The purpose of the credit counseling is to ensure that debtors are made aware of any feasible alternatives to bankruptcy, including repayment plans; and the debtor education requirement is intended to provide debtors with the tools to avoid future financial catastrophe when they exit bankruptcy. But many debtor lawyers and others have been critical of these mandatory financial education requirements. I think it is time to take a more balanced look at this issue.
The good news is that there are about 120 credit counseling agencies that provide services through 700 walk-in facilities, over the telephone, and over the Internet. Basically, there is universal access to credit counseling. The other good news is that the average cost of credit counseling is about $25. While that is not inconsequential to a consumer in dire financial straits, it is as affordable as anyone would have imagined when the law was passed. Moreover, that average cost calculation excludes about 19 percent of debtors whose fees are reduced or waived entirely based upon income, as required by our regulations.
Bankruptcy commentators often opine upon the effectiveness of the counseling. That is a legitimate inquiry that deserves scholarly research. Initial reviews comparing the number of petitions to the number of certificates issued indicated that about 10 to 15 percent of debtors seeking a bankruptcy certificate do not file bankruptcy, at least not immediately. There are challenges to calculating this percentage, including our inability to track the same debtor through the process. But the number does suggest that counseling may assist debtors in identifying non-bankruptcy options to resolve their financial turmoil.
There probably are a number of reasons why credit counseling does not lead to more debt repayment plans or other alternatives to bankruptcy. Let me suggest two possible explanations. First, most debtors choose bankruptcy as a last resort, not as a preferred option out of extreme financial difficulties. As almost every consumer practitioner will tell you, by the time debtors visit a lawyer, their situation is usually pretty dire. The second reason I suggest may be a bit more subject to dispute. Consumer lawyers generally are very critical of credit counseling. If that is reflected in their legal counsel to their clients or in their interactions with counseling providers, then perhaps the counseling process becomes less valuable, thereby only adding to the criticism of its ineffectiveness.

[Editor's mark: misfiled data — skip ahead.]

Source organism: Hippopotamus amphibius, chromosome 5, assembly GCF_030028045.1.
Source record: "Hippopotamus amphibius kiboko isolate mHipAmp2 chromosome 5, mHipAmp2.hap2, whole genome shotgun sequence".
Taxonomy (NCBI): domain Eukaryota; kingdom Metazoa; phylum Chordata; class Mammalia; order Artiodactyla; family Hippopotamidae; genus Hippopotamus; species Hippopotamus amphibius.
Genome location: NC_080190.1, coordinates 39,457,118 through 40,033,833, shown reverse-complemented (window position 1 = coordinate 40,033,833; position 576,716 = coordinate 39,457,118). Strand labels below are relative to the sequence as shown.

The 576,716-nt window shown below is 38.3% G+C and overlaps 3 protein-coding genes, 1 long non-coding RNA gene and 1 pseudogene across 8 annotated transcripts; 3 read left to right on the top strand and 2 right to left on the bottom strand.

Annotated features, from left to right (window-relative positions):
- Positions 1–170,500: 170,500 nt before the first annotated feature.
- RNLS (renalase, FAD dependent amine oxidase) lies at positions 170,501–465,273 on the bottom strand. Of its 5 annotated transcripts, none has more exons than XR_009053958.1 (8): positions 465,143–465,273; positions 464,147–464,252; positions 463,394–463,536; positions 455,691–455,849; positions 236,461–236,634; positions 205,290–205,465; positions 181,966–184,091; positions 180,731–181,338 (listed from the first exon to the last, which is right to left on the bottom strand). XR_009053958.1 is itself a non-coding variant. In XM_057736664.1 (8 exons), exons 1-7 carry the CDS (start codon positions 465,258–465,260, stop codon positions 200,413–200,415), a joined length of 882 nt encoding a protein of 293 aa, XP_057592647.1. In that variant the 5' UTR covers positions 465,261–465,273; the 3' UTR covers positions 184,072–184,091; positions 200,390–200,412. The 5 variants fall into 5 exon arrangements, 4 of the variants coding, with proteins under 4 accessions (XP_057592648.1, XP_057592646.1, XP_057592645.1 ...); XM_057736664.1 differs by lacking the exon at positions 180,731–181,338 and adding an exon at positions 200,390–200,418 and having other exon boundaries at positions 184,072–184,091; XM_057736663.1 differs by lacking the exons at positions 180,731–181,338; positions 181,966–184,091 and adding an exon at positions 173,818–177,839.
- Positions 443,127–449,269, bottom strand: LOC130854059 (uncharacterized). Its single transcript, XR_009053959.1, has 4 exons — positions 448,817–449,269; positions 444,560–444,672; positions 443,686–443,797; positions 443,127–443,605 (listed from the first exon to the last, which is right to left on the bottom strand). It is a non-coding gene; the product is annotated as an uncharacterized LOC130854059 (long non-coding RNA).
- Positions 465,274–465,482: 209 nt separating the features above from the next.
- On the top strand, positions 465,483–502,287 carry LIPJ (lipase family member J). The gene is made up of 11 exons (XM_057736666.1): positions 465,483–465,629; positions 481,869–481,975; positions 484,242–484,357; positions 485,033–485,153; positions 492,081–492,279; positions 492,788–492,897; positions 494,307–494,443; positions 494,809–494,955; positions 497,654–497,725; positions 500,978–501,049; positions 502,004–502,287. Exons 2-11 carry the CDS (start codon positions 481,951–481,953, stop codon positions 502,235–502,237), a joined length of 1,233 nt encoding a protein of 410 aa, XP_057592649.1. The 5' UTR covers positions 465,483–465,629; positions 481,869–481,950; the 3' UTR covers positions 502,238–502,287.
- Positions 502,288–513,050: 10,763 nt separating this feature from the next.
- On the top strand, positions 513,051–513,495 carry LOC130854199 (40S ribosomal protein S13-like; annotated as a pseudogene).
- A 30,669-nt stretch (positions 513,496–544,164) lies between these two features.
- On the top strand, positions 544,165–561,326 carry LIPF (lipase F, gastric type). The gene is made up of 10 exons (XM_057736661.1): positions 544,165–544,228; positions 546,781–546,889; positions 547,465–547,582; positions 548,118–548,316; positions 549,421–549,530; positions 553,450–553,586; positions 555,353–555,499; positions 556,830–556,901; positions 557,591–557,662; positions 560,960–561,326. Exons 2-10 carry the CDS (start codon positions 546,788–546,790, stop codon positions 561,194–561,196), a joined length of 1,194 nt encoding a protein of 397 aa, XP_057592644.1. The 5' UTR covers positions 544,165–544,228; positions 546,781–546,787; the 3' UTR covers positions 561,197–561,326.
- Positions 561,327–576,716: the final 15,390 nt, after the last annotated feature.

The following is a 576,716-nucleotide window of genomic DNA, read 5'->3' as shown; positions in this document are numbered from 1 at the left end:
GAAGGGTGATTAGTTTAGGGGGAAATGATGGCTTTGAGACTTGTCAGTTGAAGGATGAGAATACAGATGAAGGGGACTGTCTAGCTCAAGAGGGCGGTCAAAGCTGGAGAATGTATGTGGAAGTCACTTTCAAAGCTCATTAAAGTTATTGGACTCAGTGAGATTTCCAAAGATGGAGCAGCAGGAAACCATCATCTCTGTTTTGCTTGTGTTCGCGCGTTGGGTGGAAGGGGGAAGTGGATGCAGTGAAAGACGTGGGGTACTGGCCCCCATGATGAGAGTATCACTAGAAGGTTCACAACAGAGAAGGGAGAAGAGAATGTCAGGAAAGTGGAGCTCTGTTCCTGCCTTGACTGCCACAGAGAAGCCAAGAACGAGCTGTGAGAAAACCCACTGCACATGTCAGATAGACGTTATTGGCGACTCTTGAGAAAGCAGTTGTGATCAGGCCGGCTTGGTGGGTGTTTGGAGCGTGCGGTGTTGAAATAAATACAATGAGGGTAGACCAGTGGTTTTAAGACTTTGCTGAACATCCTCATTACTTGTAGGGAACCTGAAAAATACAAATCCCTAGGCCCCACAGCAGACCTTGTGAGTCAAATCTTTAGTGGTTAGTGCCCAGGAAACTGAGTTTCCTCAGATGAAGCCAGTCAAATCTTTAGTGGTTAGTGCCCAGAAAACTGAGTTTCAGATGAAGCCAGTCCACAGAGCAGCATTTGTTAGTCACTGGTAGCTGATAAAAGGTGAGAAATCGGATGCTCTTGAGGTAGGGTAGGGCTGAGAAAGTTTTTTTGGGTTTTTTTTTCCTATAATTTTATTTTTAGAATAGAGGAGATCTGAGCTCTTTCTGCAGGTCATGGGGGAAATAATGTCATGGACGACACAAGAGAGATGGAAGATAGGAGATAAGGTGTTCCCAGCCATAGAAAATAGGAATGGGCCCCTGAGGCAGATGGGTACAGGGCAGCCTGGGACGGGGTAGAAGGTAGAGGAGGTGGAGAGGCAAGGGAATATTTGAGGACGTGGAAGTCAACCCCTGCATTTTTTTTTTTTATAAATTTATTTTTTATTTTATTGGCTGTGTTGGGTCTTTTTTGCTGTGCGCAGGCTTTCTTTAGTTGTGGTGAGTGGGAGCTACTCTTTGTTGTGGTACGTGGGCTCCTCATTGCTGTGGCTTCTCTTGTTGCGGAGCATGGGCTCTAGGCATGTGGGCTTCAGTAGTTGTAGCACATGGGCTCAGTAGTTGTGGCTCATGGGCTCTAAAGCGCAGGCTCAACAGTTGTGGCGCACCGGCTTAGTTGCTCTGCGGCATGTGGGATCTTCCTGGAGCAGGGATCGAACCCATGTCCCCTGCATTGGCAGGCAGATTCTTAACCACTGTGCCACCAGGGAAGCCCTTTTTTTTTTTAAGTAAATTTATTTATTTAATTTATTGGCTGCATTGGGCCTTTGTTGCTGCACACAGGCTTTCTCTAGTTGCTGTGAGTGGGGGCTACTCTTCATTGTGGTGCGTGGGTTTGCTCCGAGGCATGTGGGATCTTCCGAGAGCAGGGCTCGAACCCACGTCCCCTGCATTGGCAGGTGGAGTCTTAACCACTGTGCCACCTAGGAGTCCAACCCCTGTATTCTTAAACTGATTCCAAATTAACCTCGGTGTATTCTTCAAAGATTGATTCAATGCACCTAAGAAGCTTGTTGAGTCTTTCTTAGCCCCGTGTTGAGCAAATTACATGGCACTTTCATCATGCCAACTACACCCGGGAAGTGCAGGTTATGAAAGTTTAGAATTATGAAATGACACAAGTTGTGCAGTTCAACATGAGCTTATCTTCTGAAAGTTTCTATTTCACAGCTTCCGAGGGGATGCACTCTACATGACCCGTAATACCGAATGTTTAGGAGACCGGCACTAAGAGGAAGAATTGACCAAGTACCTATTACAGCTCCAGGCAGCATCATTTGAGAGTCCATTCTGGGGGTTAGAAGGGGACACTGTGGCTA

Loss mitigation by mortgage servicers, fair and reasonable debt repayment plans, and other alternatives to bankruptcy are worthwhile pursuits. I think that current commentaries about credit counseling would benefit from a more balanced consideration of the potential consumer benefits of counseling and more consideration of how the content of the counseling sessions could be more useful for debtors and creditors alike.
I am grateful for your time and attention. My colleagues and I in the USTP always are interested in hearing from stakeholders about issues in the bankruptcy system that we might be able to address and ways in which we can do a better job.
Your work and that of the USTP fit together. Although you hope your clients do not have to pass through the doors of the bankruptcy courthouse, sometimes they do. And when they do, they are entitled to the statutory rights given to them by Congress, just as debtors are entitled to their rights. I hope I have explained how the USTP tries to ensure that both sides are treated fairly and that the legal rules are followed by everyone. The integrity of our legal system demands nothing less.
I wish you a successful conference here in our Nation’s Capital.